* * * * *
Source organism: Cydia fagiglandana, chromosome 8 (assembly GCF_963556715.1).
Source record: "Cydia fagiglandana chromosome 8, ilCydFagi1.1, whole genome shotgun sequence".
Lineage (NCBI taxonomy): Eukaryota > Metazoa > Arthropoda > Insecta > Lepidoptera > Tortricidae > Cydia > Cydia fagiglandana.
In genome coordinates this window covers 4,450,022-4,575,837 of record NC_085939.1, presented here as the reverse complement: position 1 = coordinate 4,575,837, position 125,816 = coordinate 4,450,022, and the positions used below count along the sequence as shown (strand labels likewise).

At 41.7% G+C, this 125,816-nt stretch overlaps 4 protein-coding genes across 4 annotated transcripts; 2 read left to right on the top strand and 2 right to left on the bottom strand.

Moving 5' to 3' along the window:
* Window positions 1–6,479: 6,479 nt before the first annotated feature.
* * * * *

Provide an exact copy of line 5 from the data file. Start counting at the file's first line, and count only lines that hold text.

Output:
At 41.7% G+C, this 125,816-nt stretch overlaps 4 protein-coding genes across 4 annotated transcripts; 2 read left to right on the top strand and 2 right to left on the bottom strand.